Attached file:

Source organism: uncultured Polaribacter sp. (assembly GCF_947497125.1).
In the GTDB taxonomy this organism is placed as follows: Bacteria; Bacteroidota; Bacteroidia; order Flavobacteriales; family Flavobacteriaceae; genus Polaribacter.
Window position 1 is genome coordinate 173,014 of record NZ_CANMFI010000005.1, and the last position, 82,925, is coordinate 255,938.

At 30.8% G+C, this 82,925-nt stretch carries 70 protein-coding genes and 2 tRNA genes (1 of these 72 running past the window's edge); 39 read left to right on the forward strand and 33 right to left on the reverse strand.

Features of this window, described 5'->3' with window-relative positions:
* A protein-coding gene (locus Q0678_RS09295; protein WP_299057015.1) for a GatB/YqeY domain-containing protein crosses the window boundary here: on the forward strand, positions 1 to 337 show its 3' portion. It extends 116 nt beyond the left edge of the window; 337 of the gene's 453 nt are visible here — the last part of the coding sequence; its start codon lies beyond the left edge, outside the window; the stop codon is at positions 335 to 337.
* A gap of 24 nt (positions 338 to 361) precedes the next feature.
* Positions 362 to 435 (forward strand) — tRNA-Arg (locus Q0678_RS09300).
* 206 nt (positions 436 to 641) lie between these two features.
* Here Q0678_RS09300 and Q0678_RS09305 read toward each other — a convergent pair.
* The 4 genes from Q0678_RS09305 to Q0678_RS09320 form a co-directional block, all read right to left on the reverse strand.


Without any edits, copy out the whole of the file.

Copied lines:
Source organism: uncultured Polaribacter sp. (assembly GCF_947497125.1).
In the GTDB taxonomy this organism is placed as follows: Bacteria; Bacteroidota; Bacteroidia; order Flavobacteriales; family Flavobacteriaceae; genus Polaribacter.
Window position 1 is genome coordinate 173,014 of record NZ_CANMFI010000005.1, and the last position, 82,925, is coordinate 255,938.

At 30.8% G+C, this 82,925-nt stretch carries 70 protein-coding genes and 2 tRNA genes (1 of these 72 running past the window's edge); 39 read left to right on the forward strand and 33 right to left on the reverse strand.

Features of this window, described 5'->3' with window-relative positions:
* A protein-coding gene (locus Q0678_RS09295; protein WP_299057015.1) for a GatB/YqeY domain-containing protein crosses the window boundary here: on the forward strand, positions 1 to 337 show its 3' portion. It extends 116 nt beyond the left edge of the window; 337 of the gene's 453 nt are visible here — the last part of the coding sequence; its start codon lies beyond the left edge, outside the window; the stop codon is at positions 335 to 337.
* A gap of 24 nt (positions 338 to 361) precedes the next feature.
* Positions 362 to 435 (forward strand) — tRNA-Arg (locus Q0678_RS09300).
* 206 nt (positions 436 to 641) lie between these two features.
* Here Q0678_RS09300 and Q0678_RS09305 read toward each other — a convergent pair.
* The 4 genes from Q0678_RS09305 to Q0678_RS09320 form a co-directional block, all read right to left on the reverse strand.